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Stroke

A stroke is a serious life-threatening medical condition that occurs when the blood supply to part of the brain is cut off. The damage this causes can affect the way our body works, as well as how you think, feel and communicate. A preventable disease, it is the 4th single leading cause of death in the UK and the single largest cause of complex disability. 

The NHS Long Term Plan outlines how Health Education England will work with partners to improve stroke care along the full pathway from symptom onset to ongoing care. Meeting the ambitions in the Long Term Plan would result in the NHS having the best performance in Europe for people with stroke. This work includes prevention, treatment and rehabilitation.

 

A stroke is a serious life-threatening medical condition that occurs when the blood supply to part of the brain is cut off. The damage this causes can affect the way our body works, as well as how you think, feel and communicate. A preventable disease, it is the 4th single leading cause of death in the UK and the single largest cause of complex disability.

The 2017 Commonwealth Fund healthcare outcomes ranking placed the UK 10th out of 11 due to poor cardiovascular (CVD) scores on stroke mortality amenable to healthcare. Without action, the number of people having a stroke will increase by almost half, and the number of stroke survivors living with a disability will increase by a third by 2035.

Thrombolysis rates are currently only 11% and could benefit up to 20% of stoke patients. On average, one patient thrombolysed would save the NHS £47,000 over 5 years. Mechanical thrombectomy increases the proportion of people who could function independently at 90 days following stroke by between 19-35%. Current thrombectomy rates are 1%, when up to 10% could benefit.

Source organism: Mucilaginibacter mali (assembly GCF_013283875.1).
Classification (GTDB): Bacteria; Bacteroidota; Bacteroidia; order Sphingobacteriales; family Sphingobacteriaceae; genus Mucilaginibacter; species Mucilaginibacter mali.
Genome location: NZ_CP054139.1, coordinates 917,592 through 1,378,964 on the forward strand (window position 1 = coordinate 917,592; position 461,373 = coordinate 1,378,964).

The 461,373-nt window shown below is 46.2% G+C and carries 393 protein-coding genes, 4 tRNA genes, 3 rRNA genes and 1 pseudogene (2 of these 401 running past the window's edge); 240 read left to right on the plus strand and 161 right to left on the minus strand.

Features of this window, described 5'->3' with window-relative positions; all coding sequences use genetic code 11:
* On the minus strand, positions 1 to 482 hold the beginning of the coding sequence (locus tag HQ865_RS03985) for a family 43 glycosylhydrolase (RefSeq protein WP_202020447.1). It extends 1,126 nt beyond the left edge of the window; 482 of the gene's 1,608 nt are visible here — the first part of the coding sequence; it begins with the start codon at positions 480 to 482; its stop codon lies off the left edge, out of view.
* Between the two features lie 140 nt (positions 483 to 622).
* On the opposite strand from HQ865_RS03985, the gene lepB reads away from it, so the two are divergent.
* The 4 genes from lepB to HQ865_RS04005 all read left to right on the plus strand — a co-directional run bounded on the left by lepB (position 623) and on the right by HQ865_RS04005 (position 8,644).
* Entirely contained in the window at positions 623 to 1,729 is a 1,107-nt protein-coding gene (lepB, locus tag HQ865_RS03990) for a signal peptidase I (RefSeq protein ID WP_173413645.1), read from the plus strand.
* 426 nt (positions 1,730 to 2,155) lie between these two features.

Lack of access to post-acute rehabilitation is where the least progress has been made over the last 10 years. Less than a third of stroke survivors receive a review of their progress and unmet needs at six months post stroke. A whole system workforce approach is needed to address the skills and capability for stroke prevention and detection; hyper-acute stroke services; specialist assessment and rehabilitation; and life after stroke.

We are working closely with system partners and stakeholders to deliver improvements along the entire patient pathway for stroke services. This includes:

- Working with the Stroke Specific Education Framework (SSEF) team, developing a review of the skills and capabilities required for the entire workforce for safe stroke care including those in existing roles and allowing the development of additional roles through UK wide engagement. Access the freely available SSEF Online Toolkit by clicking here.

- Developing a multi-professional repository of freely available training resources, the Stroke Training Guide, that can be used simultaneously with the SSEF to support workforce upskilling, training and development. A digital version of this guide, the Stroke Toolkit, is available on elfh.

- Developing the Stroke elearning programme to promote better patient care by providing all health and social care professionals and multidisciplinary teams with the appropriate level of knowledge, skills and experience they need to deliver effective stroke prevention and care to people with stroke, and at risk of stroke.

- Working with NHS England and NHS Improvement (NHSE/I) in the expanding delivery of Mechanical Thrombectomy, through representation on the Thrombectomy Implementation Group, providing support to the development of interventional workforce training.

- Working at a local level through the Integrated Stroke Delivery Networks (ISDNs) to enable workforce transformation and development using the HEE Star tool  to address workforce challenges that emerge on stroke care and enabling the cross / upskilling of the workforce through training resources.